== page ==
• Use Of A Trauma Informed Care Framework To Create Bidirectional Learning Opportunities In A Critical Service Learning Curriculum

      Jones, Nora L. (Temple University. Libraries, 2020)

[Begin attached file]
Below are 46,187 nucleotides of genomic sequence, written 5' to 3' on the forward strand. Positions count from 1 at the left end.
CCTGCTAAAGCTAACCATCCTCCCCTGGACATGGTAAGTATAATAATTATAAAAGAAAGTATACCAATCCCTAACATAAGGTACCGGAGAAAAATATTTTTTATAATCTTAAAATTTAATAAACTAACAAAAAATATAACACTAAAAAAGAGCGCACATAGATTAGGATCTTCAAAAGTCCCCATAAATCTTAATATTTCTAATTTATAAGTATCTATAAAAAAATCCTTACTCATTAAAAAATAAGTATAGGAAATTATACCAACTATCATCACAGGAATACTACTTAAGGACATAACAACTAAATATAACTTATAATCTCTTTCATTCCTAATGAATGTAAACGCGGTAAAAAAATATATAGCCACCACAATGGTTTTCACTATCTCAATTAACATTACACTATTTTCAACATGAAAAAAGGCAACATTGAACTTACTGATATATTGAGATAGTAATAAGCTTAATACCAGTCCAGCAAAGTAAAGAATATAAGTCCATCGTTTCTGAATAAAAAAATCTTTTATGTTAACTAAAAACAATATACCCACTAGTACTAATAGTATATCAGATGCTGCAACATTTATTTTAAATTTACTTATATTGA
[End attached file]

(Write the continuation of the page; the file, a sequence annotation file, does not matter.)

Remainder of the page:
Addressing childhood trauma is increasingly being recognized as a priority in public health, healthcare and health policy sectors. As evidence mounts that the effects of trauma are both graded and dose responsive, stakeholders in healthcare are turning more attention to preventing and addressing experiences of trauma in childhood, commonly referred to as adverse childhood experiences (ACEs). Trauma Informed Care (TIC), is a promising clinical approach attuned to the specific needs of traumatized patients that is still in its infancy with regards to training and evaluation of practitioner skills. Although physicians of all specialties will encounter patients who have experienced trauma, few undergraduate medical education curriculums provide formal training in TIC. Additionally, the approach to TIC in clinical settings has largely been biomedical and individual, with a focus on screening and treatment. This model ignores the role that communities play in both propagating trauma and generating resiliency. Urban academic medical centers, often geographically located in highly traumatized communities, must take a specific interest in developing TIC research, theory and praxis that includes and empowers communities. Service learning, a form of experiential education that cultivates self-awareness in students while simultaneously meeting community objectives, is a pedagogy that aligns with a community driven TIC framework. This thesis outlines the implementation of a community driven, bi-directional TIC learning model designed to serve the needs of medical students and low income K-8th grade students living in the geographic catchment of an urban, academic medical center.